Brisbane home owners who list their properties on short-term accommodation sites like Airbnb for longer than 45 days could be subject to a 1,000% council rates surcharge, if a proposal from the Greens is successful.
Brisbane Greens mayoral candidate Jonathan Sriranganathan announced the election commitment on Friday, saying the plan would "lead to hundreds of dwellings transitioning from Airbnb back to long-term rentals".
"While Airbnb certainly isn’t the fundamental cause of Australia’s housing crisis, returning homes which were converted into short-term accommodation back to local residents helps discourage the treatment of housing as a commodity and would immediately make hundreds of existing homes available to locals who are struggling to find a rental," Mr Sriranganathan said.
Under the policy, the Greens would lower the days a property could be rented on short-term accommodation websites before it attracted higher rates, from 60 days to 45.
The Greens would increase the higher rates from 150% of the standard rates to 1,000% - an extra $10k. This would mean that if an inner-city apartment would normally attract a council rates bill of $1,800 per year, if it is listed on Airbnb or Stayz for more than 45 days, that rates bill would increase to $18,000.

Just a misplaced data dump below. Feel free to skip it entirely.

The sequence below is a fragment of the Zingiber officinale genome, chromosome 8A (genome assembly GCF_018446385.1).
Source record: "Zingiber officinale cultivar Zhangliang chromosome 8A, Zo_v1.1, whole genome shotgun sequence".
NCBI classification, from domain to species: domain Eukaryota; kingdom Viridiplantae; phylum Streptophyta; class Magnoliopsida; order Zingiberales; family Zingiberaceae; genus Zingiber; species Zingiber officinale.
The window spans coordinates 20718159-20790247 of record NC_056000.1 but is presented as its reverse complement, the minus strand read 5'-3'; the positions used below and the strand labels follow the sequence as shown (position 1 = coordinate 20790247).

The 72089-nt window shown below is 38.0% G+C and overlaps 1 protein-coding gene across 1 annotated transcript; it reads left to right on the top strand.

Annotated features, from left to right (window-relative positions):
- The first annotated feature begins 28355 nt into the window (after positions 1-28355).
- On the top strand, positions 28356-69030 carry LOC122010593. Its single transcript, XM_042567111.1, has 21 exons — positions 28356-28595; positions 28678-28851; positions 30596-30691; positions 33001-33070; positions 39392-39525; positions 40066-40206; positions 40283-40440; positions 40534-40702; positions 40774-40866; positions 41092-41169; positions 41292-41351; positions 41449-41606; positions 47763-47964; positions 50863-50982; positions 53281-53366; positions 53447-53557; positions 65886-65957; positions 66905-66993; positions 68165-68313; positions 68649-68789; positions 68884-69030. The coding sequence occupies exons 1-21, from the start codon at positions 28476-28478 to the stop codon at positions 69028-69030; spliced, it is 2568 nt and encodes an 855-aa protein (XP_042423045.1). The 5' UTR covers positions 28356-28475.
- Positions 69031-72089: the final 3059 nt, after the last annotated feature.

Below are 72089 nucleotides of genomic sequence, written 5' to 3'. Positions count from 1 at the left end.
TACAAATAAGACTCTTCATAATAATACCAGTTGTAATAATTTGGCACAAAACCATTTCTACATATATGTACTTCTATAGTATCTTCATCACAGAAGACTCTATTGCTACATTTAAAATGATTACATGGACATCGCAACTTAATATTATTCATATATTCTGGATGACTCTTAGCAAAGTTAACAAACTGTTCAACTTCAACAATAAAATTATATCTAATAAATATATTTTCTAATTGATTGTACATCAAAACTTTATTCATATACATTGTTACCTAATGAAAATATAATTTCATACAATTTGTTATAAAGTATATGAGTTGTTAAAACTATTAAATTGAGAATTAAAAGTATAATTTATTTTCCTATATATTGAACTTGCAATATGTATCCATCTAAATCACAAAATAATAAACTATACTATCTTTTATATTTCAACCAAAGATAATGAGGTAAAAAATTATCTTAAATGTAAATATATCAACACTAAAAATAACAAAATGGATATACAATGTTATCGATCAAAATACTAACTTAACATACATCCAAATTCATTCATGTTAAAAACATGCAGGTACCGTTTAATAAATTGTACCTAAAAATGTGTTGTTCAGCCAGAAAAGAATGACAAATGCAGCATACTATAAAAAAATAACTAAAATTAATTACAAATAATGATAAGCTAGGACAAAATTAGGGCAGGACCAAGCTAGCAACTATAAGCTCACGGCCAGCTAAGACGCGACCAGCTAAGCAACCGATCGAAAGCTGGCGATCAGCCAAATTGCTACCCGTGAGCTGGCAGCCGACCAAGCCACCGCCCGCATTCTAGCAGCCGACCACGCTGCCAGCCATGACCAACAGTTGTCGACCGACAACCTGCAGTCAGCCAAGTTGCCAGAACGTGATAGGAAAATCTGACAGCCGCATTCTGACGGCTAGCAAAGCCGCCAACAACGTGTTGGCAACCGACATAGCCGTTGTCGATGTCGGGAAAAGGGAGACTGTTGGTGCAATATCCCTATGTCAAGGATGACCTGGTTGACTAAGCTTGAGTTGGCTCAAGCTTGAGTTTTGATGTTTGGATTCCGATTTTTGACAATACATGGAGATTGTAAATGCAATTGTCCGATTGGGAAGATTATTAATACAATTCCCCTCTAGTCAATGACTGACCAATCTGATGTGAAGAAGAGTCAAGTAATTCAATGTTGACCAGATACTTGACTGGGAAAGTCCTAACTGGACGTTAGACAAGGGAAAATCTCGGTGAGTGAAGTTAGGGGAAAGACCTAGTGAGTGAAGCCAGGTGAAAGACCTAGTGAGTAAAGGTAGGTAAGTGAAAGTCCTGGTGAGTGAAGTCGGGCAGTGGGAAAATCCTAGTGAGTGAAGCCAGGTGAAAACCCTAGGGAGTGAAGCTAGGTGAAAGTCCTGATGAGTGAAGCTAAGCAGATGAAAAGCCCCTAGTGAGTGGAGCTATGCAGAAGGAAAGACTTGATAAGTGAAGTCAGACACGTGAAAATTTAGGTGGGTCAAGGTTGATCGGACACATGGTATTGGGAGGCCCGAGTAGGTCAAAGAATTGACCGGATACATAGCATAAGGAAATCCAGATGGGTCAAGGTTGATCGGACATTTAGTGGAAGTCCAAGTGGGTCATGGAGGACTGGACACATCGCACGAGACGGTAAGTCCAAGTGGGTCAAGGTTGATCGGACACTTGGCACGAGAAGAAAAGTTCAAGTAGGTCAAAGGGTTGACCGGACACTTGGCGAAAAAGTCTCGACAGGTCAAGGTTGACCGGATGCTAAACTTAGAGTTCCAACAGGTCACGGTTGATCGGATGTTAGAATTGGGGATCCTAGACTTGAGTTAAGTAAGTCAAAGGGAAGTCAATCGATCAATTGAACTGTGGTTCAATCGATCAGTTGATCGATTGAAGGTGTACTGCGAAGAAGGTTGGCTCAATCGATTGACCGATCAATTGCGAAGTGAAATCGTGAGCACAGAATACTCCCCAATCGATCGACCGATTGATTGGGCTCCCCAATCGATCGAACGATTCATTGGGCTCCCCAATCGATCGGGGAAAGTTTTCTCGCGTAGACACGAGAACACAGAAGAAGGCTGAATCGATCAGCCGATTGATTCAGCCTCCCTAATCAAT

The Greens' proposal would not apply to residents renting out a spare room in their own home as short-term accommodation, or residents renting out their home temporarily while they're travelling.
The move by the Greens comes after a report commissioned by the Queensland government found that a lack of housing supply, not short-term letting, is to blame for Queensland's rental crisis. However, it could be argued that short-term letting is taking away from the housing supply.
It's not just Brisbane property investors who could be impacted by the Airbnb crackdown - the Victorian government is reportedly considering a 7.5% short-term accommodation levy according to The Age.
The Andrews government is expected to announce the 7.5% levy as part of a suite of housing reforms to be unveiled early this week.
The Victorian Greens are asking the government to also consider imposing a 90-day a year cap on short-stay listings.
Leader of the Victorian Greens Samantha Ratnam said imposing a levy on short stays alone would raise an insignificant amount of revenue for the state.
“For the Greens to support a new short stay levy in the Parliament, such a proposal would need to be accompanied by capping the number of days a property can be listed and imposing a rent freeze or caps.”
“Strong short-stay regulations in Victoria would force owners to make homes available to help renters now, not simply increase the price of holidays.